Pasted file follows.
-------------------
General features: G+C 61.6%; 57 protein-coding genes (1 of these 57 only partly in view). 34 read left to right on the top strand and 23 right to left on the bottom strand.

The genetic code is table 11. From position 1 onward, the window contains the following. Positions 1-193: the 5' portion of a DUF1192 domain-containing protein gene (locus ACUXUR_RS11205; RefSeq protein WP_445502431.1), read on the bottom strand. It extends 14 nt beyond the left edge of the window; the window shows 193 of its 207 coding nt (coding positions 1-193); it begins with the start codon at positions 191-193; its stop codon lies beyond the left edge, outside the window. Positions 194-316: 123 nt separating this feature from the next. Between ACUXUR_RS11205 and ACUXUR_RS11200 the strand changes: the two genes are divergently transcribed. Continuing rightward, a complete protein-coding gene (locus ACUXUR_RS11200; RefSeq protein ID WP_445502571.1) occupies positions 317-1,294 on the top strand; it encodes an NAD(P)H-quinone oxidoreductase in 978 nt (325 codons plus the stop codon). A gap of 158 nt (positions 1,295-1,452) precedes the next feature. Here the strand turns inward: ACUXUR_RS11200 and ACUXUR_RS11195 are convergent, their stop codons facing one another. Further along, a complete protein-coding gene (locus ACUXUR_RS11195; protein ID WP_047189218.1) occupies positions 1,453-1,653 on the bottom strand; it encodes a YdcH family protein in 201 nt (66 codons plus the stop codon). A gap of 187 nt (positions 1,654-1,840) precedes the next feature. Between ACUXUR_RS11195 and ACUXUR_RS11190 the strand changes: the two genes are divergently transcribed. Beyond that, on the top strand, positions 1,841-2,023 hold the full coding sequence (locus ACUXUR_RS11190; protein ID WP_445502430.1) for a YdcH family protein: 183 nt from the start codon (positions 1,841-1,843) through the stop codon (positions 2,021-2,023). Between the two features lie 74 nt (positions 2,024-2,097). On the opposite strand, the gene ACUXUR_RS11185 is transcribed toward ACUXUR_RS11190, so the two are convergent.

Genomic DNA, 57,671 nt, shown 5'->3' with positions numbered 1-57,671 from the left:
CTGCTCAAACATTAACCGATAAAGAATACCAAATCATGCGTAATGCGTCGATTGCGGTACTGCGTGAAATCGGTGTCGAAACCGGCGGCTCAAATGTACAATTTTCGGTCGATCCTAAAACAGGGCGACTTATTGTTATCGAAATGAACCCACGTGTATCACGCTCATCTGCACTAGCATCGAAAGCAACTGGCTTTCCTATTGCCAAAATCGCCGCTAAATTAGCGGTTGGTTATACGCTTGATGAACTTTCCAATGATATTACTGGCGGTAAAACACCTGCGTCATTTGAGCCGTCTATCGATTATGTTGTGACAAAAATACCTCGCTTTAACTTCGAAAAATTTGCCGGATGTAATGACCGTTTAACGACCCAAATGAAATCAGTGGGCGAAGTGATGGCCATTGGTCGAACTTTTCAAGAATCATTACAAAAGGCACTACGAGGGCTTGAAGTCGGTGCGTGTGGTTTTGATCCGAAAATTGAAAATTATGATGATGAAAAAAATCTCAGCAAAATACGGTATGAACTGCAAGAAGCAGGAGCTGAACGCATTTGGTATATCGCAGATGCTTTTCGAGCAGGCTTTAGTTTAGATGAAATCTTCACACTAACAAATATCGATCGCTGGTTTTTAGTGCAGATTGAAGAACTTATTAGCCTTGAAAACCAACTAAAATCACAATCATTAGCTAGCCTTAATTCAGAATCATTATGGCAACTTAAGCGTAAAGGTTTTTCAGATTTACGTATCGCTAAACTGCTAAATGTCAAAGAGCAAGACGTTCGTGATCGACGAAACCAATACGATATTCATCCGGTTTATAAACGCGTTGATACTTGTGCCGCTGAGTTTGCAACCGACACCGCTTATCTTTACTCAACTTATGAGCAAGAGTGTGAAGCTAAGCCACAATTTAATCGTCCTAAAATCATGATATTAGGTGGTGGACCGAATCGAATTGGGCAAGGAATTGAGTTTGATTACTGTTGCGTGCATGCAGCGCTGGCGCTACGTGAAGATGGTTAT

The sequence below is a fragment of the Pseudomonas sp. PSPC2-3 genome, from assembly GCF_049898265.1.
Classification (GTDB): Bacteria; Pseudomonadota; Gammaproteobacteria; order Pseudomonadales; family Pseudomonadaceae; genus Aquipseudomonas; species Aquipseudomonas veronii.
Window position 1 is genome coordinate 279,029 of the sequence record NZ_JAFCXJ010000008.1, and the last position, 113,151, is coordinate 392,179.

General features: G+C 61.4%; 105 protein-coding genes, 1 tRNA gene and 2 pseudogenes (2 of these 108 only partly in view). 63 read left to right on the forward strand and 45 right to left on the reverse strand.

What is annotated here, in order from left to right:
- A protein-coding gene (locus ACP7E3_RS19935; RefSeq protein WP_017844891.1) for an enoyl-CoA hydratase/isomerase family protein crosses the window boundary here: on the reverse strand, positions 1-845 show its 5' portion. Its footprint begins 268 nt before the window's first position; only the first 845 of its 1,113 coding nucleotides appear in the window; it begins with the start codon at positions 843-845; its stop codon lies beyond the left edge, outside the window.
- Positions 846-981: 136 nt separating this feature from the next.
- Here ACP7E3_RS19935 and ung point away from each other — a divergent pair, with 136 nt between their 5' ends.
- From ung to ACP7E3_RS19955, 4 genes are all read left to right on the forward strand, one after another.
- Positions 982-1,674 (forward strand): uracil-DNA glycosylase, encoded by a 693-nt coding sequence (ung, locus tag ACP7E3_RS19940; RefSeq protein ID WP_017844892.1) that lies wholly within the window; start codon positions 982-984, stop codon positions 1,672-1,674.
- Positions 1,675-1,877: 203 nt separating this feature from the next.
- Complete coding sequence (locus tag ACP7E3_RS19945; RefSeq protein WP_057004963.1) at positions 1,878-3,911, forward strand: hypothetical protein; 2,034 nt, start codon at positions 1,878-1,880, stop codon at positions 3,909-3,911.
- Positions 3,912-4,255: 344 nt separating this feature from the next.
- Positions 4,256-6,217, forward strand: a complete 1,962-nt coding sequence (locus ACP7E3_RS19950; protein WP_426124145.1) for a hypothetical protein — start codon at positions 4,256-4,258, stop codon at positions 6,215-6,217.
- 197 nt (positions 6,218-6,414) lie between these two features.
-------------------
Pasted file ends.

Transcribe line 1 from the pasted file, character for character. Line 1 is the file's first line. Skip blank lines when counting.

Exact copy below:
General features: G+C 61.6%; 57 protein-coding genes (1 of these 57 only partly in view). 34 read left to right on the top strand and 23 right to left on the bottom strand.